Earnest money deposits are rare in mid-sized transactions, though they may occur if the seller is in a very strong bargaining position or if multiple parties are in negotiations with the seller. Otherwise, consider that an earnest money deposit is not the norm if you are selling a larger business.
Reason #2: An individual is not serious or is overcome by fear.
The second reason is not a valid one. Yes, a buyer can become fearful. However, acquiescing to the buyer will only set up false expectations with them and make it nearly impossible to manage their expectations for the remainder of the transaction. If an individual refuses to put down an earnest money deposit, we tread cautiously or sometimes not at all.
The circumstances will dictate if we decide to work with a particular buyer. If the individual is a serial entrepreneur who has owned many businesses and if they do not own a competitive business, we will likely choose to work with this buyer. But we will carefully consider if we grant this buyer exclusivity.
If the buyer owns a competitive business and competitive information will have to be shared with them, we will press hard for an earnest-money deposit. We will also spend significant time drafting and negotiating the letter of intent and include other protective measures in the LOI, such as milestones and a clause addressing attempts at retrading.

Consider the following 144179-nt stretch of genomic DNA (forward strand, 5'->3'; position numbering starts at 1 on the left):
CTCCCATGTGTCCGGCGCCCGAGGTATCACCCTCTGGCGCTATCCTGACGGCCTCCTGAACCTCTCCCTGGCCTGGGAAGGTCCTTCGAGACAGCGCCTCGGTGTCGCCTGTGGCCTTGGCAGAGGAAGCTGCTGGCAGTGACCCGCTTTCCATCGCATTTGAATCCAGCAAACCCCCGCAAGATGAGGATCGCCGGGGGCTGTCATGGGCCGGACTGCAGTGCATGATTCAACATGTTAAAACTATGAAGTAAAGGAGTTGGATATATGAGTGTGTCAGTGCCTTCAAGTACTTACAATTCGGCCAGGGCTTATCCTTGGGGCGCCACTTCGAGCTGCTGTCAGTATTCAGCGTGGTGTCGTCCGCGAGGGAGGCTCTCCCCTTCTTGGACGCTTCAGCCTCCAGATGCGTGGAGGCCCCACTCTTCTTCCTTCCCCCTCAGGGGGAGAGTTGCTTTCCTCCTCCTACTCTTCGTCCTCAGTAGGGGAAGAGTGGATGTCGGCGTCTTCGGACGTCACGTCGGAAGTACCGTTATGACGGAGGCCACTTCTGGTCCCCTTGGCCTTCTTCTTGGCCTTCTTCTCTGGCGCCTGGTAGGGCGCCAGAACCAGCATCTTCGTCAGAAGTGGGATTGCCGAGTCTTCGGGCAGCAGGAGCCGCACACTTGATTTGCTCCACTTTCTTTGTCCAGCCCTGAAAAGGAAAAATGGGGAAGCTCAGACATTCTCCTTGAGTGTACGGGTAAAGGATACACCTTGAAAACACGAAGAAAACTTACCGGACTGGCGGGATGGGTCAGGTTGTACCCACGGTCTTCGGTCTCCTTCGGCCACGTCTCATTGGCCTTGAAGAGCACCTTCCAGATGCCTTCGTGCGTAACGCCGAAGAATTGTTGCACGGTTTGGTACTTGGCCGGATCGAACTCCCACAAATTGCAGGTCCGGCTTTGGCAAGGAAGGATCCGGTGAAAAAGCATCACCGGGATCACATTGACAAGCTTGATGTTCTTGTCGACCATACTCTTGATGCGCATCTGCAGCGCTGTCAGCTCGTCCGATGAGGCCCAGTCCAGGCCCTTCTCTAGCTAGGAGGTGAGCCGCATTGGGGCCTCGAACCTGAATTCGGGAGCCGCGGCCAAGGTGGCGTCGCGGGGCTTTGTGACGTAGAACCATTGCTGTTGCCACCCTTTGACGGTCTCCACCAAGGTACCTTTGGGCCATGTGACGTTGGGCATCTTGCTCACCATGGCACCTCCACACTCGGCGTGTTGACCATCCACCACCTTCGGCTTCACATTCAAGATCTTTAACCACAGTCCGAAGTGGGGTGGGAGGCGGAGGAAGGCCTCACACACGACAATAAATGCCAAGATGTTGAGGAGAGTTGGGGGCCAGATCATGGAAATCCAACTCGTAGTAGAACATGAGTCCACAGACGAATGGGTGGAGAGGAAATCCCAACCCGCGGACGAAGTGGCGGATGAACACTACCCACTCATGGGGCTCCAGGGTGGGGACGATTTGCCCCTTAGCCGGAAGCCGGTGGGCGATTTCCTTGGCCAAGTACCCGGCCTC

If, on the other hand, the buyer is a corporate escapee who has never owned a business, we will tactfully demand an earnest money deposit. We may attempt to reassure the buyer, but we will be careful not to provide too much reassurance when doing so. If the buyer is not willing to place a refundable earnest money deposit, then we won’t consider this buyer to be serious, and we will move on.
Put the buyer’s motivation and other actions in perspective. Does the buyer seem serious to you? Do they own a competitive business? Are they financially qualified? How much liquid cash are they offering to put down? How many other businesses have they looked at? How long have they been looking for a business? Have they made any offers? Are their expectations realistic?
Evaluating the buyer’s motives can be difficult unless you have significant experience selling businesses. If you are unsure, consider obtaining advice from an experienced professional to ensure you are protected.